In 2020, during spring break of her senior year at Washington University in St. Louis, Mary Gay was told not to return to campus. The school’s chancellor informed its student body that, due to the ongoing COVID-19 pandemic, learning would shift online and commencement was canceled. It was shocking news, but then Gay heard another interrupted school story that put hers in perspective.
“There’s a Bond County, Illinois, town where the only reliable internet is at a veteran’s bar,” said Gay, who is currently completing a two-year fellowship with American Connection Corps, an organization that helps bridge the digital divide in heartland communities. “During the day, there would be 6-, 7-, and 8-year-olds sitting at the bar doing their schoolwork in the same space where 70- and 80-year-olds were drinking. That’s just not a conducive learning environment.”
By mid-2020, there was no dearth of internet access horror stories. In eastern Arizona, Autumn Lee drove 45 minutes to the nearest McDonald’s to download lectures and class assignments from the University of New Mexico. Near Charlotte, North Carolina, author Beth Revis sat in her SUV and taught a two-hour evening writing class from a closed elementary school parking lot. In Los Angeles, special education elementary school teacher Jaime Lozano experienced endless internet outages.
Limited internet affected other sectors, too. A March 2022 study by University of Chicago researchers found that lack of internet access, which correlates with race, was a consistent high-risk factor for COVID death in both rural and urban areas.
Broadband as necessity, not luxury
Twenty months into the pandemic, the Biden Administration reached the Bipartisan Infrastructure Deal. It acknowledged that broadband internet costs are prohibitive for many Americans and cited research from the Office for Economic Cooperation and Development stating that the United States has the second-highest broadband costs of 35 countries. The deal promised $65 billion to “help ensure that every American has access to reliable high-speed internet.”
One pandemic silver lining is that the connectivity conversation changed. “Broadband isn’t regulated like a utility, but it is as important as electricity,” said Gigi Sohn, long-time public interest advocate and former FCC senior staffer. “If you want to run a business, pay a parking ticket, operate a successful farm, check your finances, or get your kids to do their homework, you need it.” Before March 2020, she explained, there were still policymakers who labeled broadband a luxury and adamantly opposed its inclusion in the infrastructure bill. “That kind of nonsense is finally finished,” said Sohn. “Everyone knows broadband is a necessity if you want to be a full participant in modern society.”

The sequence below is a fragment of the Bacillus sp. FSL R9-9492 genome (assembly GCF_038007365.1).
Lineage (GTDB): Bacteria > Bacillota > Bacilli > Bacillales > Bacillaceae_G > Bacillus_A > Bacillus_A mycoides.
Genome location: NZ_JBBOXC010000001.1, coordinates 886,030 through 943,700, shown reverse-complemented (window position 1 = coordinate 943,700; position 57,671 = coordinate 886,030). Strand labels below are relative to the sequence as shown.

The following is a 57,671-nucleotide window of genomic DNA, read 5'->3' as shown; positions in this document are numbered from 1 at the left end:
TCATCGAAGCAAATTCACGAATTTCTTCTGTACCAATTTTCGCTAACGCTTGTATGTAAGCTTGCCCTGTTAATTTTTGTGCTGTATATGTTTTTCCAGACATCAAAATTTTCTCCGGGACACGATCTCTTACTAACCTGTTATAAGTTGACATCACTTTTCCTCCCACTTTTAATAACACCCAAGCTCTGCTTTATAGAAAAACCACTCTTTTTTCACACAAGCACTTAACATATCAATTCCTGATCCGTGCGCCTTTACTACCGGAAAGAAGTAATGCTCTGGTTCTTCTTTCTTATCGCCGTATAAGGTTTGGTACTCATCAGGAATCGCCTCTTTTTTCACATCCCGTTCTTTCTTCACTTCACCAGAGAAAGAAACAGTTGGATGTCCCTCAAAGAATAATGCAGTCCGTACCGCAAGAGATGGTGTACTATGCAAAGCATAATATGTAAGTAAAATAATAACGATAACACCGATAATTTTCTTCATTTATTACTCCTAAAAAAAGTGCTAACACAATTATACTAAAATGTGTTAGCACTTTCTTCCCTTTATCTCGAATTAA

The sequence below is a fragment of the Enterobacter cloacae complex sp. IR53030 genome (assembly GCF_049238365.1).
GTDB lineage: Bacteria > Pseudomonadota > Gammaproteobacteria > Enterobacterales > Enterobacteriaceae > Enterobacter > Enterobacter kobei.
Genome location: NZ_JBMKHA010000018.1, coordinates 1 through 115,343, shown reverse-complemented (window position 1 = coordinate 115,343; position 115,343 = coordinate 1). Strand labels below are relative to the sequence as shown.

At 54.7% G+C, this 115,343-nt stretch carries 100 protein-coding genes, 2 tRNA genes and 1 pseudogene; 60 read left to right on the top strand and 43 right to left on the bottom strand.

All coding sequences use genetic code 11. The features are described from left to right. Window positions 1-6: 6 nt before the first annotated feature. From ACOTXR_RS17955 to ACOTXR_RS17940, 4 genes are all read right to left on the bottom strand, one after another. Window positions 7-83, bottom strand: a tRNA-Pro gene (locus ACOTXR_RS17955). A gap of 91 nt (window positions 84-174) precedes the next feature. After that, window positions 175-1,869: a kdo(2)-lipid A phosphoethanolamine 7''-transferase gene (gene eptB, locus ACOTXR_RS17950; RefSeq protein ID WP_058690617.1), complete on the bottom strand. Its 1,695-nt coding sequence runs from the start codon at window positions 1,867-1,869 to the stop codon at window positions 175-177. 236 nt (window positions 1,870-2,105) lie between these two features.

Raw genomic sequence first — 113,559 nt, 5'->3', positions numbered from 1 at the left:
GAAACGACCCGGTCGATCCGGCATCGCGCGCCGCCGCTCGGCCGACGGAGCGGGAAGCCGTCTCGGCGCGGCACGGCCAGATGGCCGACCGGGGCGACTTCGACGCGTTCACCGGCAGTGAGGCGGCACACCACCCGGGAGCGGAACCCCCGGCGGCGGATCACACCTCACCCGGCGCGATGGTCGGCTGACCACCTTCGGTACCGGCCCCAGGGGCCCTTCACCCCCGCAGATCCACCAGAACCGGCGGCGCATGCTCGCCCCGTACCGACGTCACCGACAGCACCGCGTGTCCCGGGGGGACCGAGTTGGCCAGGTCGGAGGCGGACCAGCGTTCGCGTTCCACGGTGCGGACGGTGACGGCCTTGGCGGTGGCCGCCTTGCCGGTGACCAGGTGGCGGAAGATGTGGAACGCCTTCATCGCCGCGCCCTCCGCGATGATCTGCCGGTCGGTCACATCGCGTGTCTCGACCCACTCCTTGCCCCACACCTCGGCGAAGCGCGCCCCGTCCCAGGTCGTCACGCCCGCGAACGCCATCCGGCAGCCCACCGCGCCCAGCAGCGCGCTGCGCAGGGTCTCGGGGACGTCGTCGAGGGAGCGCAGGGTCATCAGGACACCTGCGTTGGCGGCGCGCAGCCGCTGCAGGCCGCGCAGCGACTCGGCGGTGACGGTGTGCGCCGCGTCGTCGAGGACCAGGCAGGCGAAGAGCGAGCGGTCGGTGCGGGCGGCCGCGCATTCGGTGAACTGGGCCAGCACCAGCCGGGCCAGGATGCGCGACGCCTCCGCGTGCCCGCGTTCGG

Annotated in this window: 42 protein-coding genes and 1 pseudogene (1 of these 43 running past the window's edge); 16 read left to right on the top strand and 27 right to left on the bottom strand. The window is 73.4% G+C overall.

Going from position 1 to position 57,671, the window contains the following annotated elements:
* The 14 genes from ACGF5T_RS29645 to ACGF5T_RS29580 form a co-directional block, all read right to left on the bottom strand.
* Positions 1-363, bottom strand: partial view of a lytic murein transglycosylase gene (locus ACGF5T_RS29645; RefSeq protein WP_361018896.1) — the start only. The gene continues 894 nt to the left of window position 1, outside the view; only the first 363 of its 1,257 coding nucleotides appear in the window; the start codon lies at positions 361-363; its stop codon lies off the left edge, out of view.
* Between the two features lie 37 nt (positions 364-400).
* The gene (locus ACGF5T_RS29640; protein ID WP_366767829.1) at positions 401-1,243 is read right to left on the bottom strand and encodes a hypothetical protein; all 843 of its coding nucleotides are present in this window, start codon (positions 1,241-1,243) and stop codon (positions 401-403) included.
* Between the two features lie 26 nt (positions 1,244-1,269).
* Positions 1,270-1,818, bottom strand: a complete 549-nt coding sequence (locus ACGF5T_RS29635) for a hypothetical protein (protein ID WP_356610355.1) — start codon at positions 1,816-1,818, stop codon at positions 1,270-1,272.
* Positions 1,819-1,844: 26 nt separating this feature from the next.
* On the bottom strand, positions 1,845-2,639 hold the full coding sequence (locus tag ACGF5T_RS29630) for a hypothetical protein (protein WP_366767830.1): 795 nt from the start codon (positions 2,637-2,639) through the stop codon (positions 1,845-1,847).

The Detroit Community Technology Project provides low-cost, high-speed internet for Detroit’s underserved communities to increase digital literacy and empower residents to become digital stewards. Members seen here installing wireless antennas at residences in Detroit.
“This is the number one economic issue of our time,” said Angie Cooper, the executive vice president of the Ford-funded nonprofit Heartland Forward. The organization has a “heartland initiative” that ensures that American families have the tools to fully participate in the modern world—especially the internet. Cooper called the federal funding “fantastic” but said that communities need help understanding and navigating eligibility requirements. The White House’s $14 billion Affordable Connectivity Program (ACP), reached in December 2021, is a case in point: It helps eligible households cut $30 per month off their internet bills. The problem is that it was initially offered online.